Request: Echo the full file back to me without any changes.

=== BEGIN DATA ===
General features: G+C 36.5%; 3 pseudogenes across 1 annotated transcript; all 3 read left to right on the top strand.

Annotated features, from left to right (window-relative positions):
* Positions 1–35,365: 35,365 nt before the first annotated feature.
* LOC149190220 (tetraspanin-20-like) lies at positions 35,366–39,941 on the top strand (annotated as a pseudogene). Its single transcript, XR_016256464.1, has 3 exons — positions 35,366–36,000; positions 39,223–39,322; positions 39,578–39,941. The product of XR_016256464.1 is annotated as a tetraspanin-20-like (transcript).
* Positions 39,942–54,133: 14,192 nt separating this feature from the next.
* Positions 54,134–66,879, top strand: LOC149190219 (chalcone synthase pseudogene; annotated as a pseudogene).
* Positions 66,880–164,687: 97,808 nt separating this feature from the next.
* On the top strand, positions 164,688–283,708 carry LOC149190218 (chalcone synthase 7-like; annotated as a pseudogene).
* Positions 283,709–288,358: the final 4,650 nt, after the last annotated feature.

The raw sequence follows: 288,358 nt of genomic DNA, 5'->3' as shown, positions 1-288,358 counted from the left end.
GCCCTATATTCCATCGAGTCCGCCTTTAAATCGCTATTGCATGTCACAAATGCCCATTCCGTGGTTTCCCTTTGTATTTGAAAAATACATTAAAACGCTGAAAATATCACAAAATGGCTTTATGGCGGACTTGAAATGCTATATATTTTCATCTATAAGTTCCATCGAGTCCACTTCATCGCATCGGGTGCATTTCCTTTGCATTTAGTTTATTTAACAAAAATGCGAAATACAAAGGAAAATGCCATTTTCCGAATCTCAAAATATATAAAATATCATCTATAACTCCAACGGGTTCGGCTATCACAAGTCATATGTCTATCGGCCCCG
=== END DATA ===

General features: G+C 36.5%; 3 pseudogenes across 1 annotated transcript; all 3 read left to right on the top strand.

Annotated features, from left to right (window-relative positions):
* Positions 1–35,365: 35,365 nt before the first annotated feature.
* LOC149190220 (tetraspanin-20-like) lies at positions 35,366–39,941 on the top strand (annotated as a pseudogene). Its single transcript, XR_016256464.1, has 3 exons — positions 35,366–36,000; positions 39,223–39,322; positions 39,578–39,941. The product of XR_016256464.1 is annotated as a tetraspanin-20-like (transcript).
* Positions 39,942–54,133: 14,192 nt separating this feature from the next.
* Positions 54,134–66,879, top strand: LOC149190219 (chalcone synthase pseudogene; annotated as a pseudogene).
* Positions 66,880–164,687: 97,808 nt separating this feature from the next.
* On the top strand, positions 164,688–283,708 carry LOC149190218 (chalcone synthase 7-like; annotated as a pseudogene).
* Positions 283,709–288,358: the final 4,650 nt, after the last annotated feature.

The raw sequence follows: 288,358 nt of genomic DNA, 5'->3' as shown, positions 1-288,358 counted from the left end.
GCCCTATATTCCATCGAGTCCGCCTTTAAATCGCTATTGCATGTCACAAATGCCCATTCCGTGGTTTCCCTTTGTATTTGAAAAATACATTAAAACGCTGAAAATATCACAAAATGGCTTTATGGCGGACTTGAAATGCTATATATTTTCATCTATAAGTTCCATCGAGTCCACTTCATCGCATCGGGTGCATTTCCTTTGCATTTAGTTTATTTAACAAAAATGCGAAATACAAAGGAAAATGCCATTTTCCGAATCTCAAAATATATAAAATATCATCTATAACTCCAACGGGTTCGGCTATCACAAGTCATATGTCTATCGGCCCCG